In a conference call to supporters last Thursday, Brian Brown, President of the National Organization for Marriage (NOM), pledged to ramp up the organization’s efforts to stop same-sex marriage in the United States by running ads in Middle Eastern countries where Starbucks intends to expand. Starbucks has been an outspoken advocate in Washington State in particular, endorsing legislation to protect marriage equality before a Referendum was even filed to put the issue up to a vote.
The American Independent, which was granted an invitation to the conference call reports that this message is not new. In a statement earlier this year, Brown revealed the organization’s intent to win the preservation of “traditional marriage” by crippling businesses which contribute to the ever growing social support for marriage equality.
“DumpStarbucks.com online ads will also start running in Egypt, Beijing, Hong Kong, the Yunnan region of China, United Arab Emirates, Bahrain, Oman, and Kuwait,” Brown stated. What is new is that the organization, with this conference call, has now publicly and quite clearly revealed its motives.
“Their [Starbucks] international outreach is where we can have the most effect. So for example, in Qatar, in the Middle East, we’ve begun working to make sure that there’s some price to be paid for this,” Brown said. “These are not countries that look kindly on same-sex marriage. And this is where Starbucks wants to expand, as well asIndia. So we have done some of this; we’ve got to do a lot more.”
During the call NOM leaders, who regard their group as a “baby organization” in comparison to the grassroots power of the Human Rights Campaign, also assessed the results of the election and attributed their recent losses to their trust in the Republican Party to drive this issue home. Rather, as Brown claimed, Fox News contributor and former White House Policy Analyst Karl Rove’s focus on economic issues sold voters “a false bill of goods.” While some in the Republican Party believed it is smart political strategy to focus mainly on economics, U.S. voters responded with resounding clarity on Election Day that social issues were in fact of the utmost importance with marriage equality winning on the ballot for the first time in history in three states, Maine, Maryland and Washington.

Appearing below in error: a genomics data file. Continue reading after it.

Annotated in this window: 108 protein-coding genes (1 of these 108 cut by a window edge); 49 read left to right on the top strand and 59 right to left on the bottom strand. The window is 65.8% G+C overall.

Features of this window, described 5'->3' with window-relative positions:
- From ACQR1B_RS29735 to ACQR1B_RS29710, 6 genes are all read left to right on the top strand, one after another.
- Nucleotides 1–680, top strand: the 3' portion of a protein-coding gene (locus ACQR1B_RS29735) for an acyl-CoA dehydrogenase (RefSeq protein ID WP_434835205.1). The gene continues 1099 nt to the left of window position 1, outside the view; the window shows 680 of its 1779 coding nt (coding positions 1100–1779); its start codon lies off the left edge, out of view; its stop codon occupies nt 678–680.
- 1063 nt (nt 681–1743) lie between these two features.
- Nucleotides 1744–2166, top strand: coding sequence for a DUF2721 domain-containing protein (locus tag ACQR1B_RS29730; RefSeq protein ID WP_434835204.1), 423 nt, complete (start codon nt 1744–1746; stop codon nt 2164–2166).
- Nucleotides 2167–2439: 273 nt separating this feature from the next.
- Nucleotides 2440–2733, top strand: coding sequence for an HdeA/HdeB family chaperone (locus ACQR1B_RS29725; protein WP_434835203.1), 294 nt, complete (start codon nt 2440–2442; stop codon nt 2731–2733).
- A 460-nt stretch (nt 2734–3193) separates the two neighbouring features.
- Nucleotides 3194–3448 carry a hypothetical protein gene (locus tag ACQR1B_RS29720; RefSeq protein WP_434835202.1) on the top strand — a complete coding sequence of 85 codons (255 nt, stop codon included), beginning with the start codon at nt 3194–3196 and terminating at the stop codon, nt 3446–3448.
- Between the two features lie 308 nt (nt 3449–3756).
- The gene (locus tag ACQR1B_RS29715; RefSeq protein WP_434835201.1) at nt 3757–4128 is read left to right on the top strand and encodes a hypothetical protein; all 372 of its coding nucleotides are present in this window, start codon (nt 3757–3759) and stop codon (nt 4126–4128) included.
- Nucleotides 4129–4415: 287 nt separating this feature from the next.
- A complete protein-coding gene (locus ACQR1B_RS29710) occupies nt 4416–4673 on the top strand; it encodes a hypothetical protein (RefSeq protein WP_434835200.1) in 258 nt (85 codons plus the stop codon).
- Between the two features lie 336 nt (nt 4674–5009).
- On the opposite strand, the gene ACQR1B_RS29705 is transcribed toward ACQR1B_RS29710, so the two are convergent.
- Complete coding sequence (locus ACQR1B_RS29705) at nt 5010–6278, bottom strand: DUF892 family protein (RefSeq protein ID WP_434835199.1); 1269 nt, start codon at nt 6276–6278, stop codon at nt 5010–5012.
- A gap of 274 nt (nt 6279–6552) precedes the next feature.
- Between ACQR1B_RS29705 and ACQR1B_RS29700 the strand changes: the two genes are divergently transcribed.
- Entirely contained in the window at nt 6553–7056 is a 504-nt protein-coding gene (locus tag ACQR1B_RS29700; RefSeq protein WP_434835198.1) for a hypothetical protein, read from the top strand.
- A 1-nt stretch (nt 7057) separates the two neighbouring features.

In addition to directing some of their organization’s funds to the Middle East, “money that is being used as a help, a sort of carrot,” NOM national political director Frank Schubert urged supporters to hang in there with the organization, conceding, “we think we need to look closely at how we organize at the grassroots level. We have a lot of superficial support, particularly in the Protestant community, but we’ve had a very difficult time in operationalizing (sic) that support into actual grassroots activities, getting people walking precincts, making phone calls, doing the day-to-day hard work of being grassroots allies for us.” The bulk of NOM’s funding has historically come from a few wealthy donors and conservative foundations.
Last Wednesday NOM announced in a press release that it had contributed $5 million to the campaign, yet on Tuesday said that the organization had contributed just over $10 million while supporters of marriage equality had contributed $33 million. Concluding that being outspent was the main reason why marriage ultimately won at the ballot box, Schubert assured voters that NOM will stay the course and that “marriage remains a winning issue.”
National exit polls revealed that 49% of respondents believed that same-sex marriage should be legal in their state compared to 46% who believed it should be illegal.